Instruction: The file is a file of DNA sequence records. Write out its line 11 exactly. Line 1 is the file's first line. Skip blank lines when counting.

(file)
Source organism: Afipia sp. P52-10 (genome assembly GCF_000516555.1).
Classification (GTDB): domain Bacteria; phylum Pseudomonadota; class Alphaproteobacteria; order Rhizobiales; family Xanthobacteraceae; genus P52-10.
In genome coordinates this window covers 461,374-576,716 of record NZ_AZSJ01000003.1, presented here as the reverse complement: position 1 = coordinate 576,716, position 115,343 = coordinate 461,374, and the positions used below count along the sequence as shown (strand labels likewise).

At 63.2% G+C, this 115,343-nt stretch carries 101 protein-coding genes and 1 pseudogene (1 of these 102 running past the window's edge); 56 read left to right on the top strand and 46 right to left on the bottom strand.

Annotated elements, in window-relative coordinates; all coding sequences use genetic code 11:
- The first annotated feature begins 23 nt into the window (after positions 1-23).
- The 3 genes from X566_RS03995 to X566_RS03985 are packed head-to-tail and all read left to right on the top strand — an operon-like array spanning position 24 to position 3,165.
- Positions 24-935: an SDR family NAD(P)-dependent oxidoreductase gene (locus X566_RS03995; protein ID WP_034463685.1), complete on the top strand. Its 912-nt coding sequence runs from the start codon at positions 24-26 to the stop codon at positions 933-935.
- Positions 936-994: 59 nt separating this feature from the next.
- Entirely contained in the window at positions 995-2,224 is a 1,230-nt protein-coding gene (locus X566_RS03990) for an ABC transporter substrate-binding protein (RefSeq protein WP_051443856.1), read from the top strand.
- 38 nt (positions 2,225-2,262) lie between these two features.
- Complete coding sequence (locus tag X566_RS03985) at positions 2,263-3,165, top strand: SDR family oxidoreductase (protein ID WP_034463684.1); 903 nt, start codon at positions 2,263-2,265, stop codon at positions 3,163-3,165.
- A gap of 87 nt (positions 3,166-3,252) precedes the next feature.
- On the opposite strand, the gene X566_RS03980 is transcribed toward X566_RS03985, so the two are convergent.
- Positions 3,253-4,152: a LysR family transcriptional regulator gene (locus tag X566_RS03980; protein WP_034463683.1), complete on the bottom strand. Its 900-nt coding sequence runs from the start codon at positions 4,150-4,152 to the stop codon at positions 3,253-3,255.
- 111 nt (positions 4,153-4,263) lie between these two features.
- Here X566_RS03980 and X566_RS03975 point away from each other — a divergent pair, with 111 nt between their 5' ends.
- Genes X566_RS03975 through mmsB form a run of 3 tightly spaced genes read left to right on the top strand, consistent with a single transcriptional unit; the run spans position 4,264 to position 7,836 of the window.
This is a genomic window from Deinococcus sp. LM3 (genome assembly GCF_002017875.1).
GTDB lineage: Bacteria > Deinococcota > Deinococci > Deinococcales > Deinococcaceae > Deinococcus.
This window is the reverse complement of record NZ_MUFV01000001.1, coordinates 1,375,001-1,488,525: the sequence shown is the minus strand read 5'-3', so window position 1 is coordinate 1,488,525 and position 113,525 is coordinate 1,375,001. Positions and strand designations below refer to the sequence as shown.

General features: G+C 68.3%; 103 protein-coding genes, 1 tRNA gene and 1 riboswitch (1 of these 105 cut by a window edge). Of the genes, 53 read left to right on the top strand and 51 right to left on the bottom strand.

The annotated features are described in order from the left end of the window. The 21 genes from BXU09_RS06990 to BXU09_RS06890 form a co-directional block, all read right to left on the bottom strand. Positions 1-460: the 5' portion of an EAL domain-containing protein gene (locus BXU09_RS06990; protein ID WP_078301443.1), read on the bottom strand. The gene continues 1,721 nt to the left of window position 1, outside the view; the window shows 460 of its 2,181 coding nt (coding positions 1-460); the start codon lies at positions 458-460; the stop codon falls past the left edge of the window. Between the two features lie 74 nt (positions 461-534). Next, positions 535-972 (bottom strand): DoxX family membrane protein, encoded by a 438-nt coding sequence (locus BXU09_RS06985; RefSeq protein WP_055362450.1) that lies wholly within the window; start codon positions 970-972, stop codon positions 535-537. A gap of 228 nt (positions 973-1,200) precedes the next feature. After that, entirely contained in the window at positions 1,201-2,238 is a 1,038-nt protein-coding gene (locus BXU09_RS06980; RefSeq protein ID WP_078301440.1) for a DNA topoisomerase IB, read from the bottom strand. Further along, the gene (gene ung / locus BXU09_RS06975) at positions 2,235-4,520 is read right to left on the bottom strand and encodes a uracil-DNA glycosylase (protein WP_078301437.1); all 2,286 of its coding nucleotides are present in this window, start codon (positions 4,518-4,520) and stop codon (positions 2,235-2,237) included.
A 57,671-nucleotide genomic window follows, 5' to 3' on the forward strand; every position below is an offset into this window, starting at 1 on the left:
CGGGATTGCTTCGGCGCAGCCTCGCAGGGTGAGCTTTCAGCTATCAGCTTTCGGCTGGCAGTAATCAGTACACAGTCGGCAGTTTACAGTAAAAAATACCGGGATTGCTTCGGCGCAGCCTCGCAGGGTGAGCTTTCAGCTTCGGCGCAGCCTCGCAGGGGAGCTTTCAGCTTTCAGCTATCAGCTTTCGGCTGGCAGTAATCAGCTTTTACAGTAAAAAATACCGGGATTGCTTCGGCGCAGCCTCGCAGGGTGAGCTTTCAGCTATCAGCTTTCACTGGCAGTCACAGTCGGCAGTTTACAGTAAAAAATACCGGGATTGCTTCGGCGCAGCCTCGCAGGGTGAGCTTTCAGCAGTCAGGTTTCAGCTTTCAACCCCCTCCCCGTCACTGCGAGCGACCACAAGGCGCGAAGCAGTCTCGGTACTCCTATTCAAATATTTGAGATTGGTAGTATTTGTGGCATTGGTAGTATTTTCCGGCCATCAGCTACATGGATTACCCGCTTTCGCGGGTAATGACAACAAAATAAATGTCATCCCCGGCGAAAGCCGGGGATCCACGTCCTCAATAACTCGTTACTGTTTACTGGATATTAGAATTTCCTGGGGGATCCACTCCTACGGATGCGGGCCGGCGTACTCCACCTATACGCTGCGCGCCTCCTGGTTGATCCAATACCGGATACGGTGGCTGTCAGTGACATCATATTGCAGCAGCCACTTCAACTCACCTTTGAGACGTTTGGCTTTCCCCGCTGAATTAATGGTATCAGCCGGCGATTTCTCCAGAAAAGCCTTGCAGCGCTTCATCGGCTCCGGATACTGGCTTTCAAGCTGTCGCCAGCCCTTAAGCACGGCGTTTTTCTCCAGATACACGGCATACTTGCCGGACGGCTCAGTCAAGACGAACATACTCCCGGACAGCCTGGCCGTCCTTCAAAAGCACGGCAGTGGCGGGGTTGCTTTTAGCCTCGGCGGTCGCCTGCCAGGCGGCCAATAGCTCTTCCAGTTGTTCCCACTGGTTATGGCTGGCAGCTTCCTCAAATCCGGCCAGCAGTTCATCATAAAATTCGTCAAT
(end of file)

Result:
- 38 nt (positions 2,225-2,262) lie between these two features.